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Atheist Group Claims Auburn's Football Coach Attending Revival Is 'Unconstitutional'


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A prominent atheist group is throwing cold water on an impromptu baptism service at Auburn University.

The Freedom From Religion Foundation is rebuking the Alabama-based college’s football coach, Hugh Freeze, for attending and helping with a revival event, calling his association with the baptism service “unconstitutional.”

In a statement, the FFRF wrote, “These ongoing and repeated constitutional violations at the university create a coercive environment that excludes those students who don’t subscribe to the Christian views being pushed onto players by their coaches.”

The atheist group demanded the university “put a stop to religion in its athletic programs.”

Annie Laurie Gaylor, co-president of the FFRF, even called Freeze’s participation an “abuse of power,” arguing, “As coaches, their responsibility lies in guidance on the field, not guiding these students to pews. They should start by firing the team chaplains, whose very presence signals that Auburn University has an inappropriate relationship with Christian evangelists.”

The organization is claiming Freeze has somehow violated the Establishment Clause of the U.S. Constitution.

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But legal expert Tyson Langhofer, senior counsel and director of the Center for Academic Freedom with the Alliance Defending Freedom, doesn’t believe the FFRF’s argument holds any water.

Langhofer said the atheist group has a “twisted interpretation of the First Amendment.”

“Freedom From Religion Foundation’s twisted interpretation of the First Amendment has the potential to crush both students’ and their coaches’ essential right to live out their faith,” he argued, adding, “Public universities are supposed to be the marketplace of ideas and have an obligation to protect and promote free speech and free exercise of religion.”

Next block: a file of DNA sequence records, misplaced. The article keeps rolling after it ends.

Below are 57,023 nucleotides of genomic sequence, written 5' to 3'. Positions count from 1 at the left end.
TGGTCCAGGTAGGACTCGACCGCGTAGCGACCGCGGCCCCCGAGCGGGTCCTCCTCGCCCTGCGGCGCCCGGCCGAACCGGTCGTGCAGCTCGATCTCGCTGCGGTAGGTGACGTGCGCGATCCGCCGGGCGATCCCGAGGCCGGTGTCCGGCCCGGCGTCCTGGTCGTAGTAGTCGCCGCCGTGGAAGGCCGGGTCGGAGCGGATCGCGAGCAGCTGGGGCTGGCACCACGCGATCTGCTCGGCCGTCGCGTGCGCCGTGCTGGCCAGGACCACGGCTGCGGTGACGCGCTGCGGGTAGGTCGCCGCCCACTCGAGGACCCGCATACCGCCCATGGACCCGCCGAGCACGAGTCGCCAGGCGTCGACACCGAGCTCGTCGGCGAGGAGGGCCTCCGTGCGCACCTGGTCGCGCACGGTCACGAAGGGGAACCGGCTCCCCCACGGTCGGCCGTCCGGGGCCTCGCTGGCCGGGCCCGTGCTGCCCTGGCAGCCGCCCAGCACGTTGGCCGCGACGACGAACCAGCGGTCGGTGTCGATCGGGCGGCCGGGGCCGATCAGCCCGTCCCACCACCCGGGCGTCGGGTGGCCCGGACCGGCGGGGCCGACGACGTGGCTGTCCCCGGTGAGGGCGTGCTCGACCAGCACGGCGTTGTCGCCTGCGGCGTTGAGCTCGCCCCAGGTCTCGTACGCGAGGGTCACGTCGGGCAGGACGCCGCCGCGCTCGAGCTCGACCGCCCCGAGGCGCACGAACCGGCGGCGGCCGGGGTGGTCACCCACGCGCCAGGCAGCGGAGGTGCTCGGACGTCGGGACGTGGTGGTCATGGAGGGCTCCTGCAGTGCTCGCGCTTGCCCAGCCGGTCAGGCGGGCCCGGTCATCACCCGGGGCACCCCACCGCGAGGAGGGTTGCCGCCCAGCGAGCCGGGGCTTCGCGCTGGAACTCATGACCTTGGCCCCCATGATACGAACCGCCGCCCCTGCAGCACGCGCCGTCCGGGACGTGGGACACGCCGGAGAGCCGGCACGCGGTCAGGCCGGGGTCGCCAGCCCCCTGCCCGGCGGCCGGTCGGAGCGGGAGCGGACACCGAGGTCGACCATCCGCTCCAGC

The atheist anger comes on the heels of a massive faith-based event that left many “speechless and in awe,” according to CBN News. Last week, more than 5,000 students poured into Auburn’s Neville Arena for a “Night of Worship,” which was followed by an impromptu baptism service at a lake adjacent to the college’s Red Barn venue.


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At that event, some 200 students decided to dedicate their lives to Jesus and be baptized.

Jeannie Allen, a best-selling author and popular Christian speaker, delivered a message at the “Night of Worship” and, as the event was ending, heard from a student who wanted to be baptized. She then walked back onto the platform in the arena and asked if anyone else wanted to do the same, and dozens raised their hands.

“So thousands of students left the arena and walked to a lake and a red barn a mile away,” she wrote. “People surrounded the lake till almost midnight hearing the stories of life change and shouting and cheering and praying together. God is moving and He isn’t stopping.”

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Tré Goins-Phillips is a writer for You can find more of his stories HERE.